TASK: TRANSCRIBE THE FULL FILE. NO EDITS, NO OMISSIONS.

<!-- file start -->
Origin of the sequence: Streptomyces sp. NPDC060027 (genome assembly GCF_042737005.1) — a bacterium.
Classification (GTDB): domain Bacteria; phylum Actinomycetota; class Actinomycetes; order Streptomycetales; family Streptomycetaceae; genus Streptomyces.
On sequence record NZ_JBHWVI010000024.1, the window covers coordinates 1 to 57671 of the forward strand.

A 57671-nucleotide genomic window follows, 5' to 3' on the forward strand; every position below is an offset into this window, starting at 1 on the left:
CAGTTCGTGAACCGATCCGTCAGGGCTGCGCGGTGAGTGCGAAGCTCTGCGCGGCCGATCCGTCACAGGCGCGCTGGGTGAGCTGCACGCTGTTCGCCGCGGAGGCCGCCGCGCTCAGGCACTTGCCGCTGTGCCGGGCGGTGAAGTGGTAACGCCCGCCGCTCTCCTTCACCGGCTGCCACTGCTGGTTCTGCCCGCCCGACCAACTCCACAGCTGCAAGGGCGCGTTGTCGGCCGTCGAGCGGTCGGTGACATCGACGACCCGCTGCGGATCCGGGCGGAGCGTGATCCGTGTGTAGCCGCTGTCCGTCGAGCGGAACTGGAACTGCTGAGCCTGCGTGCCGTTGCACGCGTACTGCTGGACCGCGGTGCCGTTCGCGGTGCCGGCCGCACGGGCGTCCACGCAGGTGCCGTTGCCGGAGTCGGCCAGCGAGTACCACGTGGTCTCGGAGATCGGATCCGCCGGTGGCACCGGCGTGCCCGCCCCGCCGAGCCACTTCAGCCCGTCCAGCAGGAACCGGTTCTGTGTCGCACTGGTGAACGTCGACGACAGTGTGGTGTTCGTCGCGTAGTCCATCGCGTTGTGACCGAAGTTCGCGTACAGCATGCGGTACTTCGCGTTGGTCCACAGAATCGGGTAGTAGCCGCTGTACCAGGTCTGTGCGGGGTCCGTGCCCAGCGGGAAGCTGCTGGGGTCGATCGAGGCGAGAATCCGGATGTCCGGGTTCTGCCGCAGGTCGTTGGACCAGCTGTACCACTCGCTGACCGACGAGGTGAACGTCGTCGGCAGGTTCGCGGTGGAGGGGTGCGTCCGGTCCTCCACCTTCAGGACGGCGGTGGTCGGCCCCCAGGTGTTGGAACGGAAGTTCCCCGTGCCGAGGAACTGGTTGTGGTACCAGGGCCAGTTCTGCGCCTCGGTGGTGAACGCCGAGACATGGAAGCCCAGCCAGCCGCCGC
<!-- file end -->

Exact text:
Origin of the sequence: Streptomyces sp. NPDC060027 (genome assembly GCF_042737005.1) — a bacterium.
Classification (GTDB): domain Bacteria; phylum Actinomycetota; class Actinomycetes; order Streptomycetales; family Streptomycetaceae; genus Streptomyces.
On sequence record NZ_JBHWVI010000024.1, the window covers coordinates 1 to 57671 of the forward strand.

A 57671-nucleotide genomic window follows, 5' to 3' on the forward strand; every position below is an offset into this window, starting at 1 on the left:
CAGTTCGTGAACCGATCCGTCAGGGCTGCGCGGTGAGTGCGAAGCTCTGCGCGGCCGATCCGTCACAGGCGCGCTGGGTGAGCTGCACGCTGTTCGCCGCGGAGGCCGCCGCGCTCAGGCACTTGCCGCTGTGCCGGGCGGTGAAGTGGTAACGCCCGCCGCTCTCCTTCACCGGCTGCCACTGCTGGTTCTGCCCGCCCGACCAACTCCACAGCTGCAAGGGCGCGTTGTCGGCCGTCGAGCGGTCGGTGACATCGACGACCCGCTGCGGATCCGGGCGGAGCGTGATCCGTGTGTAGCCGCTGTCCGTCGAGCGGAACTGGAACTGCTGAGCCTGCGTGCCGTTGCACGCGTACTGCTGGACCGCGGTGCCGTTCGCGGTGCCGGCCGCACGGGCGTCCACGCAGGTGCCGTTGCCGGAGTCGGCCAGCGAGTACCACGTGGTCTCGGAGATCGGATCCGCCGGTGGCACCGGCGTGCCCGCCCCGCCGAGCCACTTCAGCCCGTCCAGCAGGAACCGGTTCTGTGTCGCACTGGTGAACGTCGACGACAGTGTGGTGTTCGTCGCGTAGTCCATCGCGTTGTGACCGAAGTTCGCGTACAGCATGCGGTACTTCGCGTTGGTCCACAGAATCGGGTAGTAGCCGCTGTACCAGGTCTGTGCGGGGTCCGTGCCCAGCGGGAAGCTGCTGGGGTCGATCGAGGCGAGAATCCGGATGTCCGGGTTCTGCCGCAGGTCGTTGGACCAGCTGTACCACTCGCTGACCGACGAGGTGAACGTCGTCGGCAGGTTCGCGGTGGAGGGGTGCGTCCGGTCCTCCACCTTCAGGACGGCGGTGGTCGGCCCCCAGGTGTTGGAACGGAAGTTCCCCGTGCCGAGGAACTGGTTGTGGTACCAGGGCCAGTTCTGCGCCTCGGTGGTGAACGCCGAGACATGGAAGCCCAGCCAGCCGCCGC